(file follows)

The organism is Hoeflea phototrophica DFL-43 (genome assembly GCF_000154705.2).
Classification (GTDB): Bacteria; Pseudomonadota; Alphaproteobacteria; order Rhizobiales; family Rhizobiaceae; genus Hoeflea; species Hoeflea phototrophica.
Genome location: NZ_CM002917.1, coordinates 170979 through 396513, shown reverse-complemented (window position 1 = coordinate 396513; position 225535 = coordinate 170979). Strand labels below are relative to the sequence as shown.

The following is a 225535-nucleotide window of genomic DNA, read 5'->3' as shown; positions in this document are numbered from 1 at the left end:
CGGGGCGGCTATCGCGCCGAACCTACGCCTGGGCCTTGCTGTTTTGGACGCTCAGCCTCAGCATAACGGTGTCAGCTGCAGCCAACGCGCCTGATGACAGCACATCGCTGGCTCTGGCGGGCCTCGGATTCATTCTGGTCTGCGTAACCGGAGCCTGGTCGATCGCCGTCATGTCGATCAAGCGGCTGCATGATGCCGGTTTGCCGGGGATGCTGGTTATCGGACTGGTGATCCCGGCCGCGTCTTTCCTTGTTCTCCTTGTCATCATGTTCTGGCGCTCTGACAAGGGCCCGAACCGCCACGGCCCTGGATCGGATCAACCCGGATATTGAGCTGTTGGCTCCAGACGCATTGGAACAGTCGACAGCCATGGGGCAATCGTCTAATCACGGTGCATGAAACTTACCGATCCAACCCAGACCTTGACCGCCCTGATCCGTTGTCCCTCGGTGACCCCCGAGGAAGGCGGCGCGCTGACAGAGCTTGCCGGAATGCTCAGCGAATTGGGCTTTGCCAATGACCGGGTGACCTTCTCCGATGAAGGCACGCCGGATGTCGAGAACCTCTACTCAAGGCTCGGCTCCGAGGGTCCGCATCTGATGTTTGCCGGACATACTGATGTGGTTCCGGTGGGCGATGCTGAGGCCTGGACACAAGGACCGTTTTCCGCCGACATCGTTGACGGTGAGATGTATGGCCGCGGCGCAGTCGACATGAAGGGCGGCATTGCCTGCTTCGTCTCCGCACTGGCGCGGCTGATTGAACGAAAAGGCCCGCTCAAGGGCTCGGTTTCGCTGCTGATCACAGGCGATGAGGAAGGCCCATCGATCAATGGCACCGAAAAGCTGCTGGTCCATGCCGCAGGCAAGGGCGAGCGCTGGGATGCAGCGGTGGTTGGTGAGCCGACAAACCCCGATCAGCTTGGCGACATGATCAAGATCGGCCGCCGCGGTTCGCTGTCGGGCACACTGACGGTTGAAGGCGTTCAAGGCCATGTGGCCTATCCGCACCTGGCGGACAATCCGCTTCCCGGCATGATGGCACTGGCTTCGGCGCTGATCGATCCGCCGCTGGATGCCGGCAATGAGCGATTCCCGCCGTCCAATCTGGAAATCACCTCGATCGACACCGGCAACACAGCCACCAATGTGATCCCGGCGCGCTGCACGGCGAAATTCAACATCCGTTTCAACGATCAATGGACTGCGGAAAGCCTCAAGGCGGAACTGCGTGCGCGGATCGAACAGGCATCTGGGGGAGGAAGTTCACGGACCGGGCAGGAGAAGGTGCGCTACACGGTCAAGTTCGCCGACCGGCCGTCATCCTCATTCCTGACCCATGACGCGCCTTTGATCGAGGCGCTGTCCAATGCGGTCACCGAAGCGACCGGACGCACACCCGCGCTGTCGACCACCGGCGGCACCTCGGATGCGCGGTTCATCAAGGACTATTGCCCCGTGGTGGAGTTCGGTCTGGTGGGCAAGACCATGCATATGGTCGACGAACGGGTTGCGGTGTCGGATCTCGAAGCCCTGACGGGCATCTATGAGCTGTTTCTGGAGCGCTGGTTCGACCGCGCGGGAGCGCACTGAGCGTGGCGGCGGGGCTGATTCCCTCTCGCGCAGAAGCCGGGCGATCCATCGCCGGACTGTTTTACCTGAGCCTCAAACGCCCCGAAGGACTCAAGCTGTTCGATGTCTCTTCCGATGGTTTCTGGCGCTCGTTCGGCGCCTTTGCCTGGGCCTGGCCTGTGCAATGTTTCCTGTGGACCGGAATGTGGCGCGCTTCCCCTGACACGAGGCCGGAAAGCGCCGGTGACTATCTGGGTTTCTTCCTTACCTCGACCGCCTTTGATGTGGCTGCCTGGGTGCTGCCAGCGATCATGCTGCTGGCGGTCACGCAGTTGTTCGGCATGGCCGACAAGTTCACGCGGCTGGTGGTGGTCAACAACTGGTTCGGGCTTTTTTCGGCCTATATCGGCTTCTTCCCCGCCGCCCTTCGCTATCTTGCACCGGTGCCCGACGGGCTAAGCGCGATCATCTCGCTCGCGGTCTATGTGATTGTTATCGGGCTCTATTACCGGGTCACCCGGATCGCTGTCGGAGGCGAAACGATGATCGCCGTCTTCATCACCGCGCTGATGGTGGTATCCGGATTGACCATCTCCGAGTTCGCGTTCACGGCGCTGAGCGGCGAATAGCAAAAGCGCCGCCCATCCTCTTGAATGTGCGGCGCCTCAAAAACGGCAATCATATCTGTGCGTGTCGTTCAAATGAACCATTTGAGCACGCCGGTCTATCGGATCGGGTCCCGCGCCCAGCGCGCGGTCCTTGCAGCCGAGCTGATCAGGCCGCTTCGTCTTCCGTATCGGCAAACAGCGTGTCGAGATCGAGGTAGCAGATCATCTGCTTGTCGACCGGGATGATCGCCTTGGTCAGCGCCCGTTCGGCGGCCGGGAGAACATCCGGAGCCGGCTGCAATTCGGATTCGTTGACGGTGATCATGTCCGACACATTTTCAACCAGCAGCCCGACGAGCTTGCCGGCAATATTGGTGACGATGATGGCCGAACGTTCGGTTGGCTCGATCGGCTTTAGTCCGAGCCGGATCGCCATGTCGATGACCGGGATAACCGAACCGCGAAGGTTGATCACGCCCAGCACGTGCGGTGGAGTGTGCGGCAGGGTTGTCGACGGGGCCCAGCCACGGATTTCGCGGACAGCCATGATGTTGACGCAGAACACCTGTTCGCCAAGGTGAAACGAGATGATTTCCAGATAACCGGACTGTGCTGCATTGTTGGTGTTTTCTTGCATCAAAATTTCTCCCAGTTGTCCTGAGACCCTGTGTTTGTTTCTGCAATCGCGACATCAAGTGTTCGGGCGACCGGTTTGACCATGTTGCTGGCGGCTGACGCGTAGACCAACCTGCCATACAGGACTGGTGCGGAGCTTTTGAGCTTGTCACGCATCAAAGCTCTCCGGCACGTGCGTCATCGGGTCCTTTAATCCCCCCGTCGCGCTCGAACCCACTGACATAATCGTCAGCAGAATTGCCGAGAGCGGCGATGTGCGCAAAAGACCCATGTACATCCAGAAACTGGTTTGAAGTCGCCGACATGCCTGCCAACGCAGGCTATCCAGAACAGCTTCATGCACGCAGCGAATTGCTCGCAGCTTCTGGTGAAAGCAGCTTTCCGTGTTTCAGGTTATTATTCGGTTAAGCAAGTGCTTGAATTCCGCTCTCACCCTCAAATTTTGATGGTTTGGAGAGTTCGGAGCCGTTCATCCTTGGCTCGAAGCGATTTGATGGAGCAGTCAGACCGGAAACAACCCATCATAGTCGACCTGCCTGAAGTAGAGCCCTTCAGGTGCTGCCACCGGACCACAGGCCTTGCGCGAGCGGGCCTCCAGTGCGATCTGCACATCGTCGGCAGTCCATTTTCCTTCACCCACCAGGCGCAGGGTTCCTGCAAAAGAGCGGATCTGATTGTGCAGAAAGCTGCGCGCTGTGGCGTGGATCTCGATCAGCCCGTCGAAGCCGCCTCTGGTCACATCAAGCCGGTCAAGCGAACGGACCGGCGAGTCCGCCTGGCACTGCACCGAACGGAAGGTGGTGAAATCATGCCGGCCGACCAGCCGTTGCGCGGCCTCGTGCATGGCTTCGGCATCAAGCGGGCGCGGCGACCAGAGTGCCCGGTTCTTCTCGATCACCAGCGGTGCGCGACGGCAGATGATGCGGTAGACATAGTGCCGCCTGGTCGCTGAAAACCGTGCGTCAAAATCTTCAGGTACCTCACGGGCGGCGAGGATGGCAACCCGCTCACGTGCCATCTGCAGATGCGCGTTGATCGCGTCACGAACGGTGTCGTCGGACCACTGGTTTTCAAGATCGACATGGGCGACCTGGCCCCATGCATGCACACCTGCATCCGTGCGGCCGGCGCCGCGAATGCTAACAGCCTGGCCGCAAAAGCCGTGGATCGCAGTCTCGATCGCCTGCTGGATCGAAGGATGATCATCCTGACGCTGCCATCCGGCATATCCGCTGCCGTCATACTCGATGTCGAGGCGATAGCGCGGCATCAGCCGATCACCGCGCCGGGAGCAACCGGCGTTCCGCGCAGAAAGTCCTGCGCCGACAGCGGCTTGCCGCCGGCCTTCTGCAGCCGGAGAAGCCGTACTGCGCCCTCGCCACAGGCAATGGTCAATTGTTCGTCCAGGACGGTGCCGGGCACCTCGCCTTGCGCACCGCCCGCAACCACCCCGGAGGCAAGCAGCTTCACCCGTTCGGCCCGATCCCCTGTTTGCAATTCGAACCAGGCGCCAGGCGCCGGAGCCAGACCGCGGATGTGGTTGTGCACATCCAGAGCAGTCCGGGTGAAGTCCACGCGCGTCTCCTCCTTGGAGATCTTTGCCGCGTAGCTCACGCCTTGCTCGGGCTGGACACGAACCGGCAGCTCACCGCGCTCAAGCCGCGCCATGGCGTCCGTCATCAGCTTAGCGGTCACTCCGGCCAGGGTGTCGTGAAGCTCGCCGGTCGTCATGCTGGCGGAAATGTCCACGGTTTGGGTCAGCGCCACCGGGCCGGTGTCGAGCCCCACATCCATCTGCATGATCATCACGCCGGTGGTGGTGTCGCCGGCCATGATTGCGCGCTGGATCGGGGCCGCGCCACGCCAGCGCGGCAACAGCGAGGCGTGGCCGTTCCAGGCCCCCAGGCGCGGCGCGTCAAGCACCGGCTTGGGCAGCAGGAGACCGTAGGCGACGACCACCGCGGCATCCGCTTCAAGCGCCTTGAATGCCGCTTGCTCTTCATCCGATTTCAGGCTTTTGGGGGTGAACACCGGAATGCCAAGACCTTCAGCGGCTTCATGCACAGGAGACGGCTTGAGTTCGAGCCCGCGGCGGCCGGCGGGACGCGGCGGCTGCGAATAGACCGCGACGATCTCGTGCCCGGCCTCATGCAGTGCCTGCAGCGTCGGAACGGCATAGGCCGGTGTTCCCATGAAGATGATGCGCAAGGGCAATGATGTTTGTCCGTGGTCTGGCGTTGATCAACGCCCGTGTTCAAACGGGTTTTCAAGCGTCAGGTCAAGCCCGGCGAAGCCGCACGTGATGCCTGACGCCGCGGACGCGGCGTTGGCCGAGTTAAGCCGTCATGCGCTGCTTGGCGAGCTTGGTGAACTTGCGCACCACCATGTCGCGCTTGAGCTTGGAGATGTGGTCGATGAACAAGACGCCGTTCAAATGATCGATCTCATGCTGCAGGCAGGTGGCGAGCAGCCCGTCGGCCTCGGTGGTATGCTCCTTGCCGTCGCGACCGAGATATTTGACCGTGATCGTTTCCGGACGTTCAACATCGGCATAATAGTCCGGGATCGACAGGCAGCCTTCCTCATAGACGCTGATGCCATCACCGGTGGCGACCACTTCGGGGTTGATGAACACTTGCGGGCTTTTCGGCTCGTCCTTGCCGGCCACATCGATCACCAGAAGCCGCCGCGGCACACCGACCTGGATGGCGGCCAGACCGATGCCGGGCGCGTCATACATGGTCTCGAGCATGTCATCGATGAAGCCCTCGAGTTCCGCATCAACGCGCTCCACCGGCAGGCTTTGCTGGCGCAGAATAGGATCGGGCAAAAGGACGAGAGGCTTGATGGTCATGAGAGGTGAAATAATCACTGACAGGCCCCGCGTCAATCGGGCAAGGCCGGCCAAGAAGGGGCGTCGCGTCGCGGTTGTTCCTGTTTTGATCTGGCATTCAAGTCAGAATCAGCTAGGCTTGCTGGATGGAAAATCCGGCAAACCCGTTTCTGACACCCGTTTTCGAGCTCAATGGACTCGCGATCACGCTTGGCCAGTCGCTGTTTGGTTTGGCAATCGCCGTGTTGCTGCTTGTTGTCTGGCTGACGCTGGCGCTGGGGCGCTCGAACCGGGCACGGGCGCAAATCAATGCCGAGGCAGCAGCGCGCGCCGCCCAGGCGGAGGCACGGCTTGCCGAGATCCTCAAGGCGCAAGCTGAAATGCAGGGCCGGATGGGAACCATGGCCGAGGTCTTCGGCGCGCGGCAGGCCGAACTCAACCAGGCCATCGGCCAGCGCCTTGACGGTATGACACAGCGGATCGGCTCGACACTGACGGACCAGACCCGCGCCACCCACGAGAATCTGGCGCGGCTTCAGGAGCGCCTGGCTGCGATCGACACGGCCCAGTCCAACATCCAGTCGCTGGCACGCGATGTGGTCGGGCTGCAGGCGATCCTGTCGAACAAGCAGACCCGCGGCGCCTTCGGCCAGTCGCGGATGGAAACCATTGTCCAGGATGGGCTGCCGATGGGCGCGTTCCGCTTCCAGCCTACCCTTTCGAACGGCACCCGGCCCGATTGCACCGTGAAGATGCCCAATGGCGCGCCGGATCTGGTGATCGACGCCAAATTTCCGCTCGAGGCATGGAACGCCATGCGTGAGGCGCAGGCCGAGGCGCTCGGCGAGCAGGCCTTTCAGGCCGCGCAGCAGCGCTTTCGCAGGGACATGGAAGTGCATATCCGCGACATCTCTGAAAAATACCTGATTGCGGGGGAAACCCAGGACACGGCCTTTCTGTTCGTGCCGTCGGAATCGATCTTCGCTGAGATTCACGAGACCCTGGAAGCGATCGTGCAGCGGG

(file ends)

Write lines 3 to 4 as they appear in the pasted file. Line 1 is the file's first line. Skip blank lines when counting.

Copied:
Genome location: NZ_CM002917.1, coordinates 170979 through 396513, shown reverse-complemented (window position 1 = coordinate 396513; position 225535 = coordinate 170979). Strand labels below are relative to the sequence as shown.

The following is a 225535-nucleotide window of genomic DNA, read 5'->3' as shown; positions in this document are numbered from 1 at the left end: